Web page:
Trauma Recovery Project

Trauma Recovery Project

The trauma that’s related to social issues like gun and family violence, mental health problems, alcoholism and drug use, mass imprisonment, out-of-home placement of children, and general lost human potential impacts Minneapolis’ Northside community more than other communities.

As part of its mission to improve the quality of life in urban communities, UROC launched the Trauma Recovery Project (TRP) in spring 2013 to create a roadmap for recovery from such trauma through a comprehensive strategy for positive change in the lives of families and the community as a whole.

Building on community expertise and the University’s research in the area of healing and historical trauma, UROC convened teams of families, University researchers, community leaders, healthcare professionals, and representatives from the faith community in an effort to identify trauma-related issues that are important to the Northside community.

In May 2015, UROC was awarded a $187,530 Bush Foundation Community Innovation Grant to expand the work of the TRP through a series of community meetings, discussions, and workgroups aimed at producing action plans that address individual and community trauma. Workgroups were invited to apply for sub-grants through the TRP Community Innovation Grant Program Partnership Packets (see Resources).


Behavior Health Practioners Workgroup

Deirdre Golden, Director, Northpoint Health & Wellness Dr. Deirdre Golden is the Director of Behavioral Health at NorthPoint Health & Wellness. In coordination with the National Council for Behavioral Health, she has led the organization in becoming a Trauma Informed Organization. She is a strong advocate for wellness and has been instrumental in the campaign to reduce the stigma of mental illness through education.

Stella Whitney-West, CEO, Northpoint Health & Wellness Stella Whitney-West is the Chief Executive Officer for the NorthPoint Health & Wellness Center, which provides comprehensive medical, dental, behavioral health, and social services to more than 25,000 residents in North Minneapolis and Hennepin County. She joined the Trauma Recovery Project because of her commitment to making a real difference in North Minneapolis through community partnerships and engagement that address historical trauma as a barrier to health and well-being.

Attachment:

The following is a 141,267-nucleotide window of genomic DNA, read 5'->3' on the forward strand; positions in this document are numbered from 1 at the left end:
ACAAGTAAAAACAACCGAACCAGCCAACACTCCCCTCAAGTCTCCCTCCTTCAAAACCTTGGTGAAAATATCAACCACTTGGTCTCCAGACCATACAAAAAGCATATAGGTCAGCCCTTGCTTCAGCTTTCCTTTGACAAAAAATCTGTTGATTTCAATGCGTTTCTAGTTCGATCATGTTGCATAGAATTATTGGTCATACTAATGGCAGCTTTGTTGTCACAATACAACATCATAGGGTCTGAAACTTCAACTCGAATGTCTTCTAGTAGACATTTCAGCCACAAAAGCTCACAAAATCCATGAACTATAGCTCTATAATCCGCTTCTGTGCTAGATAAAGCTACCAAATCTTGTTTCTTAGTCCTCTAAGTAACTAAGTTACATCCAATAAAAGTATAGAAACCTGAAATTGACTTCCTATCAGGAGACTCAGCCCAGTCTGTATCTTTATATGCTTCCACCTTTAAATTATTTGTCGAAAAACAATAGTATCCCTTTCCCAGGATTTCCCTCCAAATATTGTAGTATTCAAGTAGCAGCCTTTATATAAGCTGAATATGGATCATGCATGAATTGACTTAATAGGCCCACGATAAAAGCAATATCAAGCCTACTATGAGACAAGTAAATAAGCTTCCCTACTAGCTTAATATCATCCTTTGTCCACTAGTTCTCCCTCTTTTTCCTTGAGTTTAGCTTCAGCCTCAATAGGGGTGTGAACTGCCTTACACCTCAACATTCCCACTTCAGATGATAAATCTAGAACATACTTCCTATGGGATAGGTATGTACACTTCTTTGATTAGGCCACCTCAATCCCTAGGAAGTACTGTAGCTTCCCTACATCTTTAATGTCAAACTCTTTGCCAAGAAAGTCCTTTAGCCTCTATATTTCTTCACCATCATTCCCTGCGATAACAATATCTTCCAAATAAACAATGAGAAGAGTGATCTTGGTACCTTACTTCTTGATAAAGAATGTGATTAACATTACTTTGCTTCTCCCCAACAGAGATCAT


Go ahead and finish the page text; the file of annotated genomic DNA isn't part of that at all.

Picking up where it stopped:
Culture, Families, and Learning Workgroup

Atum Azzahir, Founder & Executive Director, Cultural Wellness Center Atum Azzahir is the founder and Executive Director for the Cultural Wellness Center. She is a cultural activist, a teacher of African thought and spirituality, and a member of the Hennepin County Medical Center and Community Campus Partnerships for Health Boards of Directors. Atum has received several awards for her work in Cultural Wellness & Community Health.

Faith Leaders Workgroup

Bishop Richard D. Howell, Pastor, Shiloh Temple International Ministries Bishop Richard D. Howell, Jr. has been the senior pastor at Shiloh Temple International Ministries in North Minneapolis since 1984. He is the diocesan of the Minnesota, Wisconsin and Dakotas District Council, a progressive, regional fellowship of the Pentecostal Assemblies of the World. He holds a bachelor’s degree in pastoral studies from North Central University, a master's degree in counseling psychology from the University of St. Thomas, and four honorary doctorates of divinity.

Rev. Darrell Gillespie, Pastor, Proverbs Christian Fellowship Rev. Darrell Gillespie is the founder and pastor of Proverbs Christian Fellowship in North Minneapolis. He serves as Minneapolis-based Hope Academy's K-5 Dean of Students and the middle school's Bible Teacher. His passion in ministry is for the people of God to become the reconciling body to which they have been appointed. His desire is that the church helps foster understanding and appreciation of the community's diverse cultural and ethnic groups.

Pastor Alika Galloway, Co-pastor, Kwanzaa Community Church Reverend Dr. Alika P. Galloway is co-pastor of Kwanzaa Community Church. She holds a Master of Divinity degree in womanist theology and world religions, and works in the area of Post Traumatic Stress Disorder. She also serves as executive director of the Northside Women’s Space, a safe place for prostituted women and girls to rest, remember and resist dehumanization. Nationally known as a womanist scholar and expert in health disparities impacting African American females, Galloway recently completed her doctoral dissertation on the care of African American women and girls who are victims of prostitution.